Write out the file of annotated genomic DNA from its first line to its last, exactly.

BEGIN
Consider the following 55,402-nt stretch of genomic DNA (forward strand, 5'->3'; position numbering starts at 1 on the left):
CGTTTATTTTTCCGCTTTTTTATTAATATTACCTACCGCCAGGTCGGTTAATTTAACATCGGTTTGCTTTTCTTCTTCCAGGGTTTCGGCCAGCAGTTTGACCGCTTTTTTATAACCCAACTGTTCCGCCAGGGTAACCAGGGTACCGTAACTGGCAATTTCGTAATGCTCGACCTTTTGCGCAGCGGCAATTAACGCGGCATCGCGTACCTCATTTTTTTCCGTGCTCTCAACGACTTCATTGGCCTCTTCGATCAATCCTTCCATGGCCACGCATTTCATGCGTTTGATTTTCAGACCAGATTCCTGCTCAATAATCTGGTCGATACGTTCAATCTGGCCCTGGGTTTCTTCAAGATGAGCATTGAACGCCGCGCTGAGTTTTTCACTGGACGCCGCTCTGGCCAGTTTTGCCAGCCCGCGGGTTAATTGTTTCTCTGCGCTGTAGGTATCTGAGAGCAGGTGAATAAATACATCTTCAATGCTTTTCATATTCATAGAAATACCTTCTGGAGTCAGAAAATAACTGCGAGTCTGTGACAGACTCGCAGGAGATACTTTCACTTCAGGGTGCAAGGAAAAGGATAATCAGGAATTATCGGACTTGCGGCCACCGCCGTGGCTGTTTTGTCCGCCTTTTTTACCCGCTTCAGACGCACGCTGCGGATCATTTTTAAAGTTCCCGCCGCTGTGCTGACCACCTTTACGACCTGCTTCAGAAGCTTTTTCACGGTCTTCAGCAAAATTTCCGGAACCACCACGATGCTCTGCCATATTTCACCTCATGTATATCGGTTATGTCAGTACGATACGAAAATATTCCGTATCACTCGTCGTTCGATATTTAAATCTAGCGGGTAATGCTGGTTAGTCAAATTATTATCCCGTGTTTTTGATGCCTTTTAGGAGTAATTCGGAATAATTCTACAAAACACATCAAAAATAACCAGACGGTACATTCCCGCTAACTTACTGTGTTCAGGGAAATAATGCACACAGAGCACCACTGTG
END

Consider the following 55,402-nt stretch of genomic DNA (forward strand, 5'->3'; position numbering starts at 1 on the left):
CGTTTATTTTTCCGCTTTTTTATTAATATTACCTACCGCCAGGTCGGTTAATTTAACATCGGTTTGCTTTTCTTCTTCCAGGGTTTCGGCCAGCAGTTTGACCGCTTTTTTATAACCCAACTGTTCCGCCAGGGTAACCAGGGTACCGTAACTGGCAATTTCGTAATGCTCGACCTTTTGCGCAGCGGCAATTAACGCGGCATCGCGTACCTCATTTTTTTCCGTGCTCTCAACGACTTCATTGGCCTCTTCGATCAATCCTTCCATGGCCACGCATTTCATGCGTTTGATTTTCAGACCAGATTCCTGCTCAATAATCTGGTCGATACGTTCAATCTGGCCCTGGGTTTCTTCAAGATGAGCATTGAACGCCGCGCTGAGTTTTTCACTGGACGCCGCTCTGGCCAGTTTTGCCAGCCCGCGGGTTAATTGTTTCTCTGCGCTGTAGGTATCTGAGAGCAGGTGAATAAATACATCTTCAATGCTTTTCATATTCATAGAAATACCTTCTGGAGTCAGAAAATAACTGCGAGTCTGTGACAGACTCGCAGGAGATACTTTCACTTCAGGGTGCAAGGAAAAGGATAATCAGGAATTATCGGACTTGCGGCCACCGCCGTGGCTGTTTTGTCCGCCTTTTTTACCCGCTTCAGACGCACGCTGCGGATCATTTTTAAAGTTCCCGCCGCTGTGCTGACCACCTTTACGACCTGCTTCAGAAGCTTTTTCACGGTCTTCAGCAAAATTTCCGGAACCACCACGATGCTCTGCCATATTTCACCTCATGTATATCGGTTATGTCAGTACGATACGAAAATATTCCGTATCACTCGTCGTTCGATATTTAAATCTAGCGGGTAATGCTGGTTAGTCAAATTATTATCCCGTGTTTTTGATGCCTTTTAGGAGTAATTCGGAATAATTCTACAAAACACATCAAAAATAACCAGACGGTACATTCCCGCTAACTTACTGTGTTCAGGGAAATAATGCACACAGAGCACCACTGTG